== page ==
UTEP art exhibit debuts online due to pandemic

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Gabriel Reyes addresses environmental issues like pollution in his drawing series, “Sunset.” Photo courtesy of Gabriel Reyes.

Jaqueline Martinez, Reporter

Like everything else, the Stanlee and Gerald Rubin Center for the Visual Arts at UTEP closed its doors because of the coronavirus pandemic, but its 2020 Annual Juried Student Art Exhibition is still moving forward — except virtually and with a new set of guidelines.  

Each year, UTEP Department of Art undergraduate students are required to purchase an entry form where they can submit up to five works that have been completed within the previous year. 

This year, the visual art students won’t be charged for their entries and are required to submit their work online by May 14. The artwork will be juried from May 19-22. All winners will be announced via the Rubin Center’s Facebook page at 6 p.m. Thursday, May 28.  

The categories include all concentration areas taught in the department like metals, drawing, painting, ceramics, sculpture, printmaking, graphic design and photography. This year’s prizes include the Arlene Smith McKinnon Endowment Purchase Award for Overall Best of Show and the Sarah and Tom Lea Purchase Award for Best Life Drawing or Life Painting, as well as for best award in each category.  

The Rubin Center has provided students with a link for the entry forms and guidelines for photographing their artwork. Some students felt discouraged since not many have access to proper photography equipment.  

“I think this year’s student exhibition is completely different from the rest not only because it’s online, but a lot of students don’t necessarily have the equipment to photograph their artwork at home,” said UTEP ceramics major Roxana Rodriguez. “You don’t necessarily grasp what certain pieces look like because they’ll be judging from photographs instead of being physically in front of them.”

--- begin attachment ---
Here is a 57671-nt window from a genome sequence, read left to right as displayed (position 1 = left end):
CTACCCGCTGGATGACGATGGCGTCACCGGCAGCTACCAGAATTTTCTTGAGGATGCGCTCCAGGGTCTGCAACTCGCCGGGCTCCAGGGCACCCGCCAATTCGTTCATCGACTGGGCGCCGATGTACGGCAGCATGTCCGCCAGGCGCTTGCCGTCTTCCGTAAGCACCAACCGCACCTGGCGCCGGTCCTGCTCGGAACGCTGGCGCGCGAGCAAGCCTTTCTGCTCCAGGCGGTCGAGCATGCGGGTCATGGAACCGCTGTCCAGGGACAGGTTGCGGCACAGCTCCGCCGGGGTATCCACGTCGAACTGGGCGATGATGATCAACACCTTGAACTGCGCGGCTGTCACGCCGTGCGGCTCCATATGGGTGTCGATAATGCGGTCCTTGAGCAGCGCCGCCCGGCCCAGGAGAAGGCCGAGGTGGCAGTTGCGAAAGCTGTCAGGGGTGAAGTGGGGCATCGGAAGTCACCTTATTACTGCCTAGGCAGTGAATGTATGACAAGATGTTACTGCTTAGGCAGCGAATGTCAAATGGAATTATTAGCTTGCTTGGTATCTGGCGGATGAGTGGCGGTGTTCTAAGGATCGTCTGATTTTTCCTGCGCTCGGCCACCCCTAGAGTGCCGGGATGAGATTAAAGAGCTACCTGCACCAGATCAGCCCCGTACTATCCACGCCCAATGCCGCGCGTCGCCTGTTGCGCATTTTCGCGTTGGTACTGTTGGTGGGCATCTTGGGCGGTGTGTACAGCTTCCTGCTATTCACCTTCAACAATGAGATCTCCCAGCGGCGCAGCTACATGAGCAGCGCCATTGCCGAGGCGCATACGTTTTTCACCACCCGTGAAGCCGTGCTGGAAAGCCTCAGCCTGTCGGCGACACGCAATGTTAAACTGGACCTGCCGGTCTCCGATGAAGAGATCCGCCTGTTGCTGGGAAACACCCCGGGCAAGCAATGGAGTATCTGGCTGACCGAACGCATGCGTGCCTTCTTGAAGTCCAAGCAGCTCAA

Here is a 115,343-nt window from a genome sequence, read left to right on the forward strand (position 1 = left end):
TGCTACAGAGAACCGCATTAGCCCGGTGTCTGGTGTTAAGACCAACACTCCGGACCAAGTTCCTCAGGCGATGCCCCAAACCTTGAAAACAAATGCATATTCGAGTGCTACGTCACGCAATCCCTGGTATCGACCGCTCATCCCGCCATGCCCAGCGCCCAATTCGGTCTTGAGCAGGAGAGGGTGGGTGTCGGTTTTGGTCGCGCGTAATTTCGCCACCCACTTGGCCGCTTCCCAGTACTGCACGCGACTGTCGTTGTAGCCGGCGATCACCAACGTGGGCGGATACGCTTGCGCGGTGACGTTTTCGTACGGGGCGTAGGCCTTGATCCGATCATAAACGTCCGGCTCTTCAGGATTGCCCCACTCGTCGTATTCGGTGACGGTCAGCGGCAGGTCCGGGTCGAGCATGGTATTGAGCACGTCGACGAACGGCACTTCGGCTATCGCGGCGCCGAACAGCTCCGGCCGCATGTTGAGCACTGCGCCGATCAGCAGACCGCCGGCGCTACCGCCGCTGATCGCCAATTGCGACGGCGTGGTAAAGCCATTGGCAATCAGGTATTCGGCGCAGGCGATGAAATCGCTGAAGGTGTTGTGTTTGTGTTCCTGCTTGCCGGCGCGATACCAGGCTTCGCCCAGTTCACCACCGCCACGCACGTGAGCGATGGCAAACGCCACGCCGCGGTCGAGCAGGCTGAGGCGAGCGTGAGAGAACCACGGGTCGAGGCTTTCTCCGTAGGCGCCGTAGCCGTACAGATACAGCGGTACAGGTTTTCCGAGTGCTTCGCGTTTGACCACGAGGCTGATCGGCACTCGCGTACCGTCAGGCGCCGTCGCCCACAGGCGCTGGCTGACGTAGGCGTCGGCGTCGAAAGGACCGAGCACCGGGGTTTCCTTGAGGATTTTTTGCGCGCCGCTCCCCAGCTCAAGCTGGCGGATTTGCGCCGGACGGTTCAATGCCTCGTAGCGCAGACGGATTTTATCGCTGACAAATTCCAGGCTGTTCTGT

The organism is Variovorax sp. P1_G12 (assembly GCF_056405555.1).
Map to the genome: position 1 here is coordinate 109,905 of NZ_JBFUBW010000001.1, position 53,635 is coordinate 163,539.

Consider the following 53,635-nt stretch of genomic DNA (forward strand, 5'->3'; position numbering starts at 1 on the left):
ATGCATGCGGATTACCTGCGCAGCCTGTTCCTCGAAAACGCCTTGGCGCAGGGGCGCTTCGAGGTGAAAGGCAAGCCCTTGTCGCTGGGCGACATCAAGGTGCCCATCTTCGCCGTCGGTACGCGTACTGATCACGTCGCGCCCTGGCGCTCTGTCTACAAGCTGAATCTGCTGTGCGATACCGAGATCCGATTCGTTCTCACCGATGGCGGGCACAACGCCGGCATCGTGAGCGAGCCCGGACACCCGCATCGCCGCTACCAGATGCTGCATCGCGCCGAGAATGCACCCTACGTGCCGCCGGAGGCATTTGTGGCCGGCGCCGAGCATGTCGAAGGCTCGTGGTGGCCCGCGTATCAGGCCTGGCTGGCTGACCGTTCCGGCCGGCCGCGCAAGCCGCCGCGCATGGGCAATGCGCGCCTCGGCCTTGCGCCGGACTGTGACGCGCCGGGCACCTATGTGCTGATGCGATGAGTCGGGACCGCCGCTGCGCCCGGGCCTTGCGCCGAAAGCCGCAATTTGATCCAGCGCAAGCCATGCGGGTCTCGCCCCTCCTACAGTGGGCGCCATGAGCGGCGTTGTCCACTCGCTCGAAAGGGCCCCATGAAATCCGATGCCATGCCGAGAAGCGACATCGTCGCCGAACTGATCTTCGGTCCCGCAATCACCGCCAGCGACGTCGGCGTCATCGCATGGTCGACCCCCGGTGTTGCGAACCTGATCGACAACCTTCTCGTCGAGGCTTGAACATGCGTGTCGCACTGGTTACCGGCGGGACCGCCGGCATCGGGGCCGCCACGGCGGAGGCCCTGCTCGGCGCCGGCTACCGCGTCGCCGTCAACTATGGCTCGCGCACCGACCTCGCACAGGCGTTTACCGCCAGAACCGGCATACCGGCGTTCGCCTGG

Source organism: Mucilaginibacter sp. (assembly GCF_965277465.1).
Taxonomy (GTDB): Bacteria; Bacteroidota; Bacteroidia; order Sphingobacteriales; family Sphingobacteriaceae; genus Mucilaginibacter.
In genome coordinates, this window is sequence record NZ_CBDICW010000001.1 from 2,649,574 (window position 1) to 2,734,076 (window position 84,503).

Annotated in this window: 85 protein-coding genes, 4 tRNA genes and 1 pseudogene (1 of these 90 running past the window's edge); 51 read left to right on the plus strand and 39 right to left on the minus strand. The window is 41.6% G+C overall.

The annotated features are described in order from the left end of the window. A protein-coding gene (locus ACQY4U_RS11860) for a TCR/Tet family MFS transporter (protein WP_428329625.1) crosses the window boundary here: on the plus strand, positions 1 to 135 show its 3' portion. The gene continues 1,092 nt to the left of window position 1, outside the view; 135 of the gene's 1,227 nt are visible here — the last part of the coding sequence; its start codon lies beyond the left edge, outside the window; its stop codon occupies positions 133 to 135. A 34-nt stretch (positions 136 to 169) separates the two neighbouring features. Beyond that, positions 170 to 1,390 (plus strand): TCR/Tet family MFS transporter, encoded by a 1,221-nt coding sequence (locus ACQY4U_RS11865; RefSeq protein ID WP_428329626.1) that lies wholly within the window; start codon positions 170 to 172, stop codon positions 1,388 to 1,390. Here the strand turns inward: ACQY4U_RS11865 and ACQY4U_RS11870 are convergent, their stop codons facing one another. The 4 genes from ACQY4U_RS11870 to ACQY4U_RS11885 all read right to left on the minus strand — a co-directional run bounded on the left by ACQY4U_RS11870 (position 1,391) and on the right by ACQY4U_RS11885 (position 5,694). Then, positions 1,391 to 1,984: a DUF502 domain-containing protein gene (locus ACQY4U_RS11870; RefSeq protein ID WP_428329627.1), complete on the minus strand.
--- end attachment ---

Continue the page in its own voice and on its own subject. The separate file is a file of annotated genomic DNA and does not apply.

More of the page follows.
The ceramics student will be submitting four works of art including her piece, “Indispensable creator” which is three-foot-tall clay sculpture that was part of the Metals, Sculpture and Ceramics Union gallery exhibition “Milagros.” 

The clay sculpture represents her own personal “milagro, which stands for miracle in Spanish, of her hands that allow her to create art

“I struggle with Rheumatoid arthritis, which keeps me from working as it becomes painful to move and shape clay in my hands,” Rodriguez said. “The main focus of this sculpture is the hand which are the creators of my artwork, without them I would not be able to continue my work.”

 

 

Although hosting an art exhibition online is a different experience for many, some students are nonetheless glad that the exhibition is still taking place.  

“I am glad they were able to find an alternative solution, students in the art department have worked diligently on their works this year,” said art education student, Gabriel Reyes.  

Reyes will submit five pieces that range from watercolor drawings and stop motion animation to ceramic pots. Reyes’ work addresses threats to the environment such as pollution, through whimsical figures and dark humor.  

Other participant students include ceramics and painting major Mathew McIntyre, who will submit four pieces under ceramics, painting and drawing. The artist was also concerned whether the artwork would still have the same impact as it would physically.  

“Still, I’m thrilled to have the opportunity,” he said. McIntyre’s submissions include a drawing titled “Solo Climber,” which is a collage made of paper, fabric and graphite. 

Jaqueline Martinez may be reached at [email protected]